Any suggestions on a good fabric that will work well for being black-black? Or conversely white-white (same problem, but in reverse....)?
    Official Photo.net Villain
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  8. #18
    David A. Goldfarb's Avatar
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    The blackest thing is lens flocking, which you can get from scientificsonline.com in small sheets for tabletop subjects.

    If this is for people, I just use superwhite seamless and black seamless, and to get the superwhite really bright, I just put more light on it, and to keep the black black, be sure to keep the subject far enough away from the lights and to control the light with barn doors, flags, etc. to prevent overspill. Even grey seamless can produce a clean white, if you keep it two or three stops brighter than the subject (by reflective reading, depending on how contrasty the film is).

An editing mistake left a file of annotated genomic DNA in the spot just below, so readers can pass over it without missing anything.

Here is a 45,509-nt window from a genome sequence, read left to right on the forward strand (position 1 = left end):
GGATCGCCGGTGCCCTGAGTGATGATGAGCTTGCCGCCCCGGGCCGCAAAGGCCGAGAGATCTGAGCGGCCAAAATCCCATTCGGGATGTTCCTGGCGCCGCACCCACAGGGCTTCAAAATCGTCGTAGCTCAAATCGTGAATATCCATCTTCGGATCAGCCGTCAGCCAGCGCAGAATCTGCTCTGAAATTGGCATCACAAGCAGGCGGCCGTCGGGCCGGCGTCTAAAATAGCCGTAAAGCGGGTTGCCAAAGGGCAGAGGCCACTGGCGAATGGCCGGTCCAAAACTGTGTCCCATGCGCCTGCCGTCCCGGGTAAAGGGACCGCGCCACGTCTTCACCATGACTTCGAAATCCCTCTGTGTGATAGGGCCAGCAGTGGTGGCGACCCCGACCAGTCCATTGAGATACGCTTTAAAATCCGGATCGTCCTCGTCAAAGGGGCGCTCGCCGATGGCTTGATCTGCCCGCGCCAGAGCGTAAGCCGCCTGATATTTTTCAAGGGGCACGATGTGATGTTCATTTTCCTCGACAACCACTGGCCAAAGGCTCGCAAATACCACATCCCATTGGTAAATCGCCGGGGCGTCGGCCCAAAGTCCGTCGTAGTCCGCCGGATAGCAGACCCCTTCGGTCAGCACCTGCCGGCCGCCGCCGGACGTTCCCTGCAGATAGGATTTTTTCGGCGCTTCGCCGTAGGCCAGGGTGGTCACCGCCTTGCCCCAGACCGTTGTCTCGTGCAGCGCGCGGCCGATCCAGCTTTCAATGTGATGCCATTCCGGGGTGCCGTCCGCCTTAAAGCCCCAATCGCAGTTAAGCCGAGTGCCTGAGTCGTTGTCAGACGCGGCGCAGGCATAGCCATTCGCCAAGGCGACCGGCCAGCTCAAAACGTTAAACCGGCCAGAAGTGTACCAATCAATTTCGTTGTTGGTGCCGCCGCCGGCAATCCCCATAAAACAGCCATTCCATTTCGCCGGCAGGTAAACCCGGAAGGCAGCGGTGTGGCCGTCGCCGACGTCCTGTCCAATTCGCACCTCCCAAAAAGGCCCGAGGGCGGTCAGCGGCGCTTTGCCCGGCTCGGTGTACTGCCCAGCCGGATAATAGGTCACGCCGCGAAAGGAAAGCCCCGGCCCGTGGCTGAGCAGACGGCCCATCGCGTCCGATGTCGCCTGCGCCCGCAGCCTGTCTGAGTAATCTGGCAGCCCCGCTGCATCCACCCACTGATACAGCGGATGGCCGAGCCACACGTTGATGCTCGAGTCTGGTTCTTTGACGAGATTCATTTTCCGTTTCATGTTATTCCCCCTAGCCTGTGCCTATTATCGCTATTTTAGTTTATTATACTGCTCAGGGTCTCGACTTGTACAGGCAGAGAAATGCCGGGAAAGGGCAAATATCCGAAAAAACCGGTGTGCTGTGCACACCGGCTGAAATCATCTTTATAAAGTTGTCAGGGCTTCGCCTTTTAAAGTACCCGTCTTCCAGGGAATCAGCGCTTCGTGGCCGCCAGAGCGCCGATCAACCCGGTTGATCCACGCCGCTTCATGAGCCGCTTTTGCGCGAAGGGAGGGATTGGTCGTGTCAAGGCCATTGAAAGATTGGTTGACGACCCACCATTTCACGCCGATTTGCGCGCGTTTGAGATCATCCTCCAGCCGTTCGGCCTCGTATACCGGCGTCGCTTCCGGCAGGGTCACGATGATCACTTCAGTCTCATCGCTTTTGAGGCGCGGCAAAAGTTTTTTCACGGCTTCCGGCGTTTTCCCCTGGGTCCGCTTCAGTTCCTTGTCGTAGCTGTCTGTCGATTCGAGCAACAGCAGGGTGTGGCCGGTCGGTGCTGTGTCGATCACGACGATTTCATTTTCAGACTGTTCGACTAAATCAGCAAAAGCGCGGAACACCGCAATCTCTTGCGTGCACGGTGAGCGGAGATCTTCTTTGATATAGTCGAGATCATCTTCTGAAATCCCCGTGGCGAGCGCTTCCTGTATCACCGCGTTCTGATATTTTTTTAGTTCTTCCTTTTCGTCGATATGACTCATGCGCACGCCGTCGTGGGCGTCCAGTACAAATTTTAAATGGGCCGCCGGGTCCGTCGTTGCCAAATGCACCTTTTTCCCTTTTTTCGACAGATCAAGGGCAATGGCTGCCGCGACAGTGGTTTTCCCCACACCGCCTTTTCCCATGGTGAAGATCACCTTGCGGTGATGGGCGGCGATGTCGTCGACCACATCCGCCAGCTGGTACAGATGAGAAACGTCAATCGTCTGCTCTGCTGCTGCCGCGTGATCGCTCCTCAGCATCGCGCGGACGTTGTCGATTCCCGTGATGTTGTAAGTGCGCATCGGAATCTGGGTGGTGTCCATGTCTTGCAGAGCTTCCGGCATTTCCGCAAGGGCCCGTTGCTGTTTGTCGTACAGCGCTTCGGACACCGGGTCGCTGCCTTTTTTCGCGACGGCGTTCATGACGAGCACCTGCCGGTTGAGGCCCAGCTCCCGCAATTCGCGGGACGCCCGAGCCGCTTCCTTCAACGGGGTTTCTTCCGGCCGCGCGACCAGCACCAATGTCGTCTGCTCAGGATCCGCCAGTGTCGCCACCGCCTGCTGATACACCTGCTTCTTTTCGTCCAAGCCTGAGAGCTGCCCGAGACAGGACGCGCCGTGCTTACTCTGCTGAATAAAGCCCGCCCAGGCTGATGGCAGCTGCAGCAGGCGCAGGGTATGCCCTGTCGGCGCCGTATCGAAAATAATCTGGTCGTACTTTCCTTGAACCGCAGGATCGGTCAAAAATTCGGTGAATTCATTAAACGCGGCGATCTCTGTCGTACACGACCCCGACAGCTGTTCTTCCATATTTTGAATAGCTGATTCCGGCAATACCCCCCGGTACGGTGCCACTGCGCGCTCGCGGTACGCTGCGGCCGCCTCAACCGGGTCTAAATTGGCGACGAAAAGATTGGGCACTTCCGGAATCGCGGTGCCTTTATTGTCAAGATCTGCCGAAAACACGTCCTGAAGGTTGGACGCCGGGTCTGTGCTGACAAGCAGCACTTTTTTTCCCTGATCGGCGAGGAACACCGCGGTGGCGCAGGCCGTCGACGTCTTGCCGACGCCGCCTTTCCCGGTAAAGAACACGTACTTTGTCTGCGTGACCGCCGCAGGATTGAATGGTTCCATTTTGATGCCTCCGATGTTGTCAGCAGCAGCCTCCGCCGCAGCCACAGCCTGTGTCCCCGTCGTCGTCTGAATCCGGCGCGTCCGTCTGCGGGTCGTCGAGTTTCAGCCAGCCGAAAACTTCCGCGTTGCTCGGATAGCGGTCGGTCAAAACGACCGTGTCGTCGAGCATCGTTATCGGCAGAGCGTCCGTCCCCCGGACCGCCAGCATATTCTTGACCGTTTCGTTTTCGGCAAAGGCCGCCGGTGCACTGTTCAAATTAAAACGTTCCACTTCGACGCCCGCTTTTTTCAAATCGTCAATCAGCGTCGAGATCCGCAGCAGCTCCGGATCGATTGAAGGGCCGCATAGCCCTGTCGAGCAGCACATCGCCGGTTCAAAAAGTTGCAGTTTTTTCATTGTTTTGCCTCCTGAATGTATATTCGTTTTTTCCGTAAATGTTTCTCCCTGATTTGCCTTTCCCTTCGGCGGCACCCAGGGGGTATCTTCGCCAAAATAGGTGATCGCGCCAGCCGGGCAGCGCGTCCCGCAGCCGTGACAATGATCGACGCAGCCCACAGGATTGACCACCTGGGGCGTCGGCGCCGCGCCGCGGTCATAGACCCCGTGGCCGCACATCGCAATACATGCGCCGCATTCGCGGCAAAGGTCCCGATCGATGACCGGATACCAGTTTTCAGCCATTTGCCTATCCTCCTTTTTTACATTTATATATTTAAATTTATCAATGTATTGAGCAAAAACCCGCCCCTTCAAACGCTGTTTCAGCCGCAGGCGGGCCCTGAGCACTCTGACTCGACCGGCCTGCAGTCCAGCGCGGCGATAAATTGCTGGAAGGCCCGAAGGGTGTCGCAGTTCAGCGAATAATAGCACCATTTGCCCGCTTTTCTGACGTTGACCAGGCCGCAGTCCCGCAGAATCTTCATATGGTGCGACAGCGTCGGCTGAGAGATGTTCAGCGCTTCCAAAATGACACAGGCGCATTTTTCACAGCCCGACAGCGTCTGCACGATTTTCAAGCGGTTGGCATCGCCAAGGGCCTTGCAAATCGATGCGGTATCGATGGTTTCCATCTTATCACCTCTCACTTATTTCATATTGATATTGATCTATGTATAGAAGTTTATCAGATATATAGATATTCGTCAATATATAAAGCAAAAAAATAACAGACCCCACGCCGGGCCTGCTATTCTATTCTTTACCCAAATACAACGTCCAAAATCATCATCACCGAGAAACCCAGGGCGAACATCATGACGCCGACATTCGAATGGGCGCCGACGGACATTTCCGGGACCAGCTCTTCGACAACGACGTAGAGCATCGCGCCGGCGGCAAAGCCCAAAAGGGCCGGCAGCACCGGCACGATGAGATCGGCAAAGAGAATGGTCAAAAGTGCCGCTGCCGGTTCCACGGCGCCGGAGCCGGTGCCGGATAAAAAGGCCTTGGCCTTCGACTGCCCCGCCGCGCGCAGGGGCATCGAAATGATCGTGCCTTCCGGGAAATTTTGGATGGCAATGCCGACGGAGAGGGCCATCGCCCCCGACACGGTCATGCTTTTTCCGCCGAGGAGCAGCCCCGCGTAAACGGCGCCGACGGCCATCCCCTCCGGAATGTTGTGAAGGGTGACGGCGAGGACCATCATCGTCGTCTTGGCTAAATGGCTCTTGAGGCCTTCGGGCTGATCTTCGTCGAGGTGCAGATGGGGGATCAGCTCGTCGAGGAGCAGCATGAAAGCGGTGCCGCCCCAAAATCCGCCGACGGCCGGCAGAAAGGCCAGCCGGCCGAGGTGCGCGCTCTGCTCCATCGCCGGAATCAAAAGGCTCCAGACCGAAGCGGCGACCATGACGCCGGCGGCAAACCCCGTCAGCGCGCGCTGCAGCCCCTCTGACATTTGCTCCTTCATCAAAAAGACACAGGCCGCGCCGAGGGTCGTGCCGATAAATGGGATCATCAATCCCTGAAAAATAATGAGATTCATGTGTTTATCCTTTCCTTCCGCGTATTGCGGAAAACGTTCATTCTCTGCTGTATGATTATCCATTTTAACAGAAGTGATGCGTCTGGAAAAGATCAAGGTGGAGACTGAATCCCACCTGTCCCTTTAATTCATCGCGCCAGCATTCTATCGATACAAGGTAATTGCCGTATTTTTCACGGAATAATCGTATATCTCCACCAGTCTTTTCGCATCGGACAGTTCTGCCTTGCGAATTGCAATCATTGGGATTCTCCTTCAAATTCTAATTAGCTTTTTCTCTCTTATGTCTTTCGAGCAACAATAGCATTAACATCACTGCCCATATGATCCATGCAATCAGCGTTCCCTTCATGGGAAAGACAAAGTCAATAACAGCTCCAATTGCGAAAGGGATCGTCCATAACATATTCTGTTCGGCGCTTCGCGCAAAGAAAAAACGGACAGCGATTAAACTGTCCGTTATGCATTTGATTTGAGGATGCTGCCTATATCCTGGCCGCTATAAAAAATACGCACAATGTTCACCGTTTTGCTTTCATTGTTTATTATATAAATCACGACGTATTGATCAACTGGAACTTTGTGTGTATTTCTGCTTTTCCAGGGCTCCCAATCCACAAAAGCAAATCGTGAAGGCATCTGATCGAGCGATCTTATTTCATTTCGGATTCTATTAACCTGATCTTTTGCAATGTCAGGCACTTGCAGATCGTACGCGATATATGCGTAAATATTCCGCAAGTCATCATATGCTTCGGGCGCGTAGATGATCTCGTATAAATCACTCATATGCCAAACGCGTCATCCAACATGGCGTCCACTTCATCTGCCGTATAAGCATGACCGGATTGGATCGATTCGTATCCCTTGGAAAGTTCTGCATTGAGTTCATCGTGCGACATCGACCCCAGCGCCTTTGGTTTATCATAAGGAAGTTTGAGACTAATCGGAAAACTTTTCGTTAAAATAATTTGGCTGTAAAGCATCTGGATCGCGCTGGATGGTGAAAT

flickr--http://www.flickr.com/photos/davidagoldfarb/
    Photography (not as up to date as the flickr site)--http://www.davidagoldfarb.com/photo
    Academic (Slavic and Comparative Literature)--http://www.davidagoldfarb.com

  9. #19
    Ed Sukach's Avatar
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    </span><table border='0' align='center' width='95%' cellpadding='3' cellspacing='1'><tr><td>QUOTE (Robert Kennedy @ Jan 27 2003, 08:32 AM)</td></tr><tr><td id='QUOTE'>
    &nbsp; Problem is, I want a very BLACK background.&nbsp; The paper will do that just fine, fabric though tends to be a bit harder to deal with as it tends to be more reflective.&nbsp; Maybe I just haven&#39;t found the right fabric yet, but getting a very flat fabric background is proving tough.&nbsp; The pane velvet looks GREAT.&nbsp; I love that stuff, but when you don&#39;t want highlights it is not the stuff you want.